The healthcare sector is subject to political muscle flexing this election cycle as no matter which side wins, varied policies and reforms are lined up for the sector. Obamacare and lowering drug prices are the key areas of focus.
Below, we detail the proposed policies by Hillary Clinton and Donald Trump and their impact on the ETF world:
The fate of Obamacare largely hinges on the outcome of the 2016 presidential election.
This is especially true as Hillary Clinton is a huge supporter of the Affordable Care Act (Obamacare) and promises to expand it further. She aims to cut out-of-pocket costs for prescription drugs and expand patient coverage to uninsured families, regardless of immigration status. If Clinton wins, Obamacare will stay and iShares U.S. Healthcare Providers ETF (IHF - Free Report) offering exposure to companies that provide health insurance, diagnostics and specialized treatment, will thrive. The ETF has shed over 8% so far this year and has a Zacks ETF Rank of 2 or ‘Buy’ rating (read: Prepare for a Clinton Presidency with These Stocks & ETFs).
On the other hand, Republican Donald Trump vowed to repeal and replace Obamacare with Health Savings Accounts (HSAs) and a series of proposals encouraging free-market competition. These include encouraging the sale of insurance policies across state lines, and making individual health insurance premium payments fully tax deductible. This reform could benefit many “swing states” as Obamacare premium has risen by an average of 25% and in some cases as high as 100% given that the fourth enrollment period effective this month.
However, repealing Obamacare would raise the number of Americans without insurance by 24 million and increase the deficit by $137 billion over 10 years, according to a June 2015 report by the nonpartisan Congressional Budget Office. This could negatively impact SPDR S&P Health Care Services ETF (XHS - Free Report) , which tracks the performance of companies in healthcare services, healthcare facilities, managed healthcare and healthcare distributors. The ETF has lost 15.7% in the year-to-date timeframe and has a Zacks ETF Rank of 2 or ‘Buy’ rating (read: Trump Healthcare Reforms: Will ETFs Gain Health or Suffer?).
Drug pricing has garnered a lot of investor attention over the past one year especially after Clinton’s tweet last September on "price gouging" that led to a blood bath in biotech stocks and eroded about $40 billion in market value in a single trading day. Clinton promised to curb the fast-rising prices of specialized drug treatments and has called for increased regulatory scrutiny that will likely pressure profits margins of biotech and drug companies.
Notably, biotech ETFs – iShares Nasdaq Biotechnology ETF (IBB - Free Report) ,SPDR S&P Biotech ETF (XBI - Free Report) ,VanEck Vectors Biotech ETF (BBH) andFirst Trust NYSE Arca Biotechnology Index Fund (FBT - Free Report) –have been the worst performer in the broad healthcare space this year and will continue to decline if Clinton moves to the White House. All these ETFs have shed more than 20% in the year-to-date timeframe and have a Zacks ETF Rank of 3 or ‘Hold’ rating (read: ETFs to Play as Biotech Juggles Election & Earnings).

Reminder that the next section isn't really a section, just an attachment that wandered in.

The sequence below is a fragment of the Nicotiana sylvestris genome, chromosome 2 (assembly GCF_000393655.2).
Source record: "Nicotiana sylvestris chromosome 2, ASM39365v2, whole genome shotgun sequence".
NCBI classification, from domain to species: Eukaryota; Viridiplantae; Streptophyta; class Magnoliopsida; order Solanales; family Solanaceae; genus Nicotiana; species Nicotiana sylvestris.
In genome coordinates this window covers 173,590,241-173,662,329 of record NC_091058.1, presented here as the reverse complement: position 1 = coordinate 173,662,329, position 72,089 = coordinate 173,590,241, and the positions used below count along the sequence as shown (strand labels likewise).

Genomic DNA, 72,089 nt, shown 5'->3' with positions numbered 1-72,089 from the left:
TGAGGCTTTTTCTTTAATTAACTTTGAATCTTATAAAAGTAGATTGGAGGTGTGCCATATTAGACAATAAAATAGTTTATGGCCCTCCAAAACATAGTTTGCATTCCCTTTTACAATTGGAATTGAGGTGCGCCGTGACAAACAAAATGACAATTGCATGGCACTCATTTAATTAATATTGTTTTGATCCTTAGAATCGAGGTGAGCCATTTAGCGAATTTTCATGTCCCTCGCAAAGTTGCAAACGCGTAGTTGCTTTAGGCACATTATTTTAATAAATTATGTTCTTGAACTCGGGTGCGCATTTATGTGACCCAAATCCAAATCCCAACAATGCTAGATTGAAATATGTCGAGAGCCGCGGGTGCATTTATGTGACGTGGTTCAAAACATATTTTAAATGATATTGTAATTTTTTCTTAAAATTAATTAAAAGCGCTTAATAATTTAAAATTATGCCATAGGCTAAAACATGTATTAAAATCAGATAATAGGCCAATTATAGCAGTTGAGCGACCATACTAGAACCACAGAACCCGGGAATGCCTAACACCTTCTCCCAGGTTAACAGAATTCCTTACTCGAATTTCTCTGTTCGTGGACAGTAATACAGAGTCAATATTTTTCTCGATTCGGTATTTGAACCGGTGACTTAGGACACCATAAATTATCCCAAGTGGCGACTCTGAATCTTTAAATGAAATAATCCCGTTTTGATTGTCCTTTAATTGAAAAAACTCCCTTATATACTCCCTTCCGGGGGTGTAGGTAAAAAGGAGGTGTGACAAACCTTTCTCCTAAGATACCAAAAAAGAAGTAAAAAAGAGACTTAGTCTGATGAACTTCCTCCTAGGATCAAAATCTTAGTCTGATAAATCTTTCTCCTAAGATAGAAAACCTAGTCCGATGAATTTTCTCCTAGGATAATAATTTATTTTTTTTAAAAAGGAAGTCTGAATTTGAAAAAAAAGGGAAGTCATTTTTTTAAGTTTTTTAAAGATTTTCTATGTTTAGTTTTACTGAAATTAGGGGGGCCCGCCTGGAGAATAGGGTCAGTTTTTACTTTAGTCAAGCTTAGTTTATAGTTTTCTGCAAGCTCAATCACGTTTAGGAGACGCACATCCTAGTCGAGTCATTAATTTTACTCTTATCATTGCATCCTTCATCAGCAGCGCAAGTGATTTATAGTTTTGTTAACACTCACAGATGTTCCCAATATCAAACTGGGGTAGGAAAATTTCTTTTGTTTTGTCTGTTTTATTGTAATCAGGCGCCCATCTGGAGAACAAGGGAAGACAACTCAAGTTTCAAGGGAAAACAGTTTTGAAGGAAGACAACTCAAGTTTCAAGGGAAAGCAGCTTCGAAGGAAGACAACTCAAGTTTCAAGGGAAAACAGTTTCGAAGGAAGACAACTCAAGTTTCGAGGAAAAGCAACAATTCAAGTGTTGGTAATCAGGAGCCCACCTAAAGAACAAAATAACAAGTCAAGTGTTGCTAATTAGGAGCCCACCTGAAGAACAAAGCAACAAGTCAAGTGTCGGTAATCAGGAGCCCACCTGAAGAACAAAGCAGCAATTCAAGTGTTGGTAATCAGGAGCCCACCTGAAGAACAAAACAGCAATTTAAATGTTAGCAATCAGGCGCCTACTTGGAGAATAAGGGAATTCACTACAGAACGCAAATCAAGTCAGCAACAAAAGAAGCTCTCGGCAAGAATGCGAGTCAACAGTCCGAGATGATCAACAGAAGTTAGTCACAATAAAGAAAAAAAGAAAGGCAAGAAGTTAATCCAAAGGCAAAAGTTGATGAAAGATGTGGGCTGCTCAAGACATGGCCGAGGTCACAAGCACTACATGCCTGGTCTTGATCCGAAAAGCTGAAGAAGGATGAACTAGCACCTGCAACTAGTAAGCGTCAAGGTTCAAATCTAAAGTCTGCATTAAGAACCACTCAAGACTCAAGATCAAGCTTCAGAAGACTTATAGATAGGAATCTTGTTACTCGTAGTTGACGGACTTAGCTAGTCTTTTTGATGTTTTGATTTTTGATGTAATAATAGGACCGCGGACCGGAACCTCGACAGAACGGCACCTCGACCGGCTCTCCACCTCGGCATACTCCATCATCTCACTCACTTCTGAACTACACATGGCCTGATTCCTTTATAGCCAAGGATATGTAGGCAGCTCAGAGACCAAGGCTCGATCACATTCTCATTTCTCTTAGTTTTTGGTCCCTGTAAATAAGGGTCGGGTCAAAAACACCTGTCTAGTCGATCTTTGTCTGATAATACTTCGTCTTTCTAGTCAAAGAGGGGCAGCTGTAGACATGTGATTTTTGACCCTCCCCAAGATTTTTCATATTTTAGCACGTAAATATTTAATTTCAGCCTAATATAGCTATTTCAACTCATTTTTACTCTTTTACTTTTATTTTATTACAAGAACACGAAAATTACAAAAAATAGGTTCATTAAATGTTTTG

Trump on the other hand is promoting pharmaceutical cost reduction through free-market principles. These include removing barriers to entry for drug providers as long as they are deemed safe and reliable, allowing the import of low-cost prescription drugs from overseas, and price transparency from all healthcare providers. Import of cheap drugs from other countries and price transparency would no doubt make healthcare more affordable to Americans.
However, it will lead to an increase in competition, counterfeit drugs, and substandard treatment in the country. Plus, drug re-importation could hurt the profit margins of U.S. pharma companies. As a result, pharma ETFs – PowerShares Dynamic Pharmaceuticals Fund (PJP - Free Report) ,iShares U.S. Pharmaceuticals ETF (IHE),SPDR S&P Pharmaceuticals ETF (XPH - Free Report) and VanEck Vectors Pharmaceutical ETF (PPH - Free Report) will be impacted more. XPH has been lagging the pharma space, having plunged over 23% in the year-to-date timeframe, followed by declines of 19.41% for PJP, 18.3% for PPH and 15.7% for IHE. While PJP has a Zacks ETF Rank of 3, the others have a solid Zacks ETF Rank of 2 or ‘Buy’ rating (read: Will a Clinton Presidency Spell Doom for Pharma ETFs?).
Should You Buy or Sell?
Given high uncertainty surrounding the elections, healthcare has been the worst performing sector of this year, losing 7.7% compared to the gain of 2% for the S&P 500. This has made healthcare stocks extremely cheap at the current levels with a P/E ratio of 19.1, down from 22.5 a year ago, as per the Wall Street Journal. While biotech and pharma stocks have been the worst hit, defensive names and dividend healthcare stocks have gained traction.
Whatever be the outcome of the election, the healthcare sector seems to be an attractive buying opportunity on depressed valuations. This is especially true as the stocks look to rally after the elections if history is any guide. Healthcare stocks have declined ahead of the past four elections and then rallied 10–15% over the three months from the Election Day. A similar trend has been witnessed so far in this cycle (see: all the Healthcare ETFs here).
Given this, investors could tap the beaten down sector with cheap healthcare ETFs heading into the Election Day for handsome returns. A broad exposure across several industries could also lead a winning situation. Some of the top ranked ETFs include Health Care Select Sector SPDR Fund (XLV - Free Report) , Vanguard Health Care ETF (VHT - Free Report) ,PowerShares Dynamic Healthcare Sector Portfolio (PTH - Free Report) andiShares U.S. Healthcare ETF (IYH - Free Report) , each with a Zacks ETF Rank of 1 or ‘Strong Buy’.
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